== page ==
Before you do that, guys and gals, you’re going to have to present compelling evidence. Level, slightly declining, and/or not credible temperature readings; faulty computer models; ice caps that may or may not be melting; and sea levels that may or may not be rising by less than the thickness of a dime annually won’t cut it. Kevin Trenberth and the globaloney in-crowd seem to have known all of this for quite some time. That is the unforgivable element of the scandal.

Geithner Under Fire, Perhaps Being Shown the Door

ObamaAndGeithner0109Things are so bad for Tim Geithner, who shouldn’t have been appointedin the first place, and should have resigned back in March, that even a column in Forbes (“The Gathering Geithner Storm”) by Thomas Cooley designed to buck him up for the tough times ahead acknowledges the horrid job he did running the Federal Reserve in New York, particularly with the AIG situation:

The most recent bump in the road has been the scathing criticism of Geithner by Neil Barofsky, the TARP special inspector, over the funneling of taxpayer funds intended to bailout AIG to its counterparties including Goldman Sachs. As the report put it:

“There is no question that the effect of the FRBNY’s decisions–indeed, the very design of the federal assistance to AIG–was that tens of billions of Government money was funneled inexorably and directly to AIG’s counterparties.” And the report was particularly critical of the fact that there was no attempt to extract haircuts from the counterparties–they were all paid 100 cents on the dollar.

As a result, the conspiracy theorists are having a field day. Consider their fuel:

As president of the Federal Reserve Bank of New York, Geithner worked very closely with Henry Paulson–his predecessor as Treasury Secretary and before that head of Goldman Sachs–as was warranted by the situation.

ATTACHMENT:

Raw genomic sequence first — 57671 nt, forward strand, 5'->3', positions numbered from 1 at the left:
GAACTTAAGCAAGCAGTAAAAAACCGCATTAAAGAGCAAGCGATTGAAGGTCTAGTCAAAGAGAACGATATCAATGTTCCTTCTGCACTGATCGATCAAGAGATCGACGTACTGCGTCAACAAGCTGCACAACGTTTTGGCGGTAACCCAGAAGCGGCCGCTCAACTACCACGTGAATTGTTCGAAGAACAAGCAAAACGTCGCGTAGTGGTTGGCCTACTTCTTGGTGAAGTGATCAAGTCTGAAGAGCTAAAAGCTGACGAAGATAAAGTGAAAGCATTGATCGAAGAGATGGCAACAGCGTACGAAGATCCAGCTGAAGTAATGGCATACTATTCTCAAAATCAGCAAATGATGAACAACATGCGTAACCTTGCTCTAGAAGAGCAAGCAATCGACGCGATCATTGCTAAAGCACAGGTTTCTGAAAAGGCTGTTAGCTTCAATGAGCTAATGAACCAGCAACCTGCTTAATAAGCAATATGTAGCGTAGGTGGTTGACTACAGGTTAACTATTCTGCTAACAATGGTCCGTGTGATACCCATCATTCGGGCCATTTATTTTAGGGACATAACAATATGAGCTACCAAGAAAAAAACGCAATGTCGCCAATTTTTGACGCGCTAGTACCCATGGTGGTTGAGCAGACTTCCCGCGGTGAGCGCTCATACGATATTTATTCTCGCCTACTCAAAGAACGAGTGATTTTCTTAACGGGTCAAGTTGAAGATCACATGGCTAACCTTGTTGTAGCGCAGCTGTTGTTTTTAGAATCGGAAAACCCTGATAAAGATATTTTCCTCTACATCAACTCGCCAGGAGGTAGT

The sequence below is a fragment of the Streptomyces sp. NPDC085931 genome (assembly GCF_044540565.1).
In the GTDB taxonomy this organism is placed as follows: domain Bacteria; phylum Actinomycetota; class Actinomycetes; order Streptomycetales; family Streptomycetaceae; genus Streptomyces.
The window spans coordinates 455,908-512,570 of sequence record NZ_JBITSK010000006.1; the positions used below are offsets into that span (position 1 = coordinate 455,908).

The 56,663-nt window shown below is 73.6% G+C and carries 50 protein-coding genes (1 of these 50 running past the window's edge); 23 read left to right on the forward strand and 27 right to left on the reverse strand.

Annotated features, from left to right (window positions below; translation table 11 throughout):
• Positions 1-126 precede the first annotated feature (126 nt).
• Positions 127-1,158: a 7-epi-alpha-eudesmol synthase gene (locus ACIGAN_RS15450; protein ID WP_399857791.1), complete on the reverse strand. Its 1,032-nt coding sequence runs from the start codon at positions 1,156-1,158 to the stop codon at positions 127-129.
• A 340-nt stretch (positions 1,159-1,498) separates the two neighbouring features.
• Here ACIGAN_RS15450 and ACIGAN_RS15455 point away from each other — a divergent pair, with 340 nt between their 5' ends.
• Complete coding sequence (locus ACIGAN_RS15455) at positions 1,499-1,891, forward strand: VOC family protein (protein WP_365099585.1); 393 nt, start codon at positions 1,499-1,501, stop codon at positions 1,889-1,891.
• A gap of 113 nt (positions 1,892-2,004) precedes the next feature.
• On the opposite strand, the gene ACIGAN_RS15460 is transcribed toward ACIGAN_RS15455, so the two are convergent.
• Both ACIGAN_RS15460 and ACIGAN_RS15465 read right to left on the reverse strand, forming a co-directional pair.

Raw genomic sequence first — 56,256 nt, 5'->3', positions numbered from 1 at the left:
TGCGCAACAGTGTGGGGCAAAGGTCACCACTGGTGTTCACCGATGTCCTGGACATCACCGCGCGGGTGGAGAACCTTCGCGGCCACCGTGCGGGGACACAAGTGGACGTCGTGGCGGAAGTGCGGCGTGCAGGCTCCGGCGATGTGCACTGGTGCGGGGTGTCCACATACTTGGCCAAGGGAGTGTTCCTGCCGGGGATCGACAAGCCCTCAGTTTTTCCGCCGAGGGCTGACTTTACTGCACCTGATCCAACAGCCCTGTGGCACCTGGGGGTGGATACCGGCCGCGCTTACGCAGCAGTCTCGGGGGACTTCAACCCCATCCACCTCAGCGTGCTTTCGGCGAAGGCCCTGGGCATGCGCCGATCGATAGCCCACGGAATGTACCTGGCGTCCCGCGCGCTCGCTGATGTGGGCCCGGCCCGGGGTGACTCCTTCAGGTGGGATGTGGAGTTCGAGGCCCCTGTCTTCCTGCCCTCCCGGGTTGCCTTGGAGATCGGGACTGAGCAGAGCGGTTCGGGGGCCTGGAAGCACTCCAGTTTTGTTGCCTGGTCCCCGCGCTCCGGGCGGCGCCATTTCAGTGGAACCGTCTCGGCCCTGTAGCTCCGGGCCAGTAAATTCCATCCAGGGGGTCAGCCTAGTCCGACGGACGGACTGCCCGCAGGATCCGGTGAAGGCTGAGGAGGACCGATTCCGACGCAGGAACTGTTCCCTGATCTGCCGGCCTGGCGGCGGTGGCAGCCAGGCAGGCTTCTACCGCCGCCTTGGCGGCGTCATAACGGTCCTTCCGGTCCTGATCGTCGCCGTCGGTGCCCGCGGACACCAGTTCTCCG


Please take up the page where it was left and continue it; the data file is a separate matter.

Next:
Geithner’s primary deputy at the New York Fed was William Dudley, a former Goldman Sachs economist.

The chairman of the Board of the Federal Reserve Bank of New York until May 2009 was Stephen Friedman, former Chairman of Goldman Sachs, and a member of the Goldman’s board at the time of his New York Fed service.

Friedman also chaired the search committee that selected Geithner’s replacement–William Dudley.

At the time his former Goldman Sachs colleague Dudley was appointed–December 2008–Friedman purchased an additional $3 million of Goldman stock in violation of the rules.

Now ask yourself, surrounded by this crowd of influences, how likely is it that Geithner would have asked Goldman Sachs to take a serious haircut on their AIG positions?

You don’t have to be a black helicopter fan to recognize that the proximity of the small world that is Wall Street to the very institutions and public servants who are meant to regulate them can seriously compromise their credibility. This proximity and the fact that Wall Street ran amok on Geithner’s watch as president of the Federal Reserve Bank of New York–the top regulator–has damaged his credibility in his current role.

With all due respect, Mr. Cooley, I don’t think there’s a lot of “theory” left to this conspiracy. AIG was a first-order fiasco, and the only question is whether Geithner was a conspirator or so utterly incompetent that he got taken for billions by the rest of them.

It would appear that Geithner’s time is short. The Wall Street Journal editorial I cited earlier the morning pointed out that “not a peep of support emerged for Mr. Geithner from the Obama White House.”

I think Democrats are concluding that forcing Geithner’s resignation is an act of self-preservation. The longer he hangs around, the more likely it is that clearer evidence will continue to come out that the whole September-October 2008 bailout that created TARP and marked the beginning of direct state investment in private entities was either totally unnecessary or was caused by his stumbling and fumbling. They can’t have that.

They calculate that the establishment media will consider any new information important only if Geithner is still around, and will ignore it as “old news” if he’s not. They’re probably correct.

Positivity: Thomas Hufford, medical miracle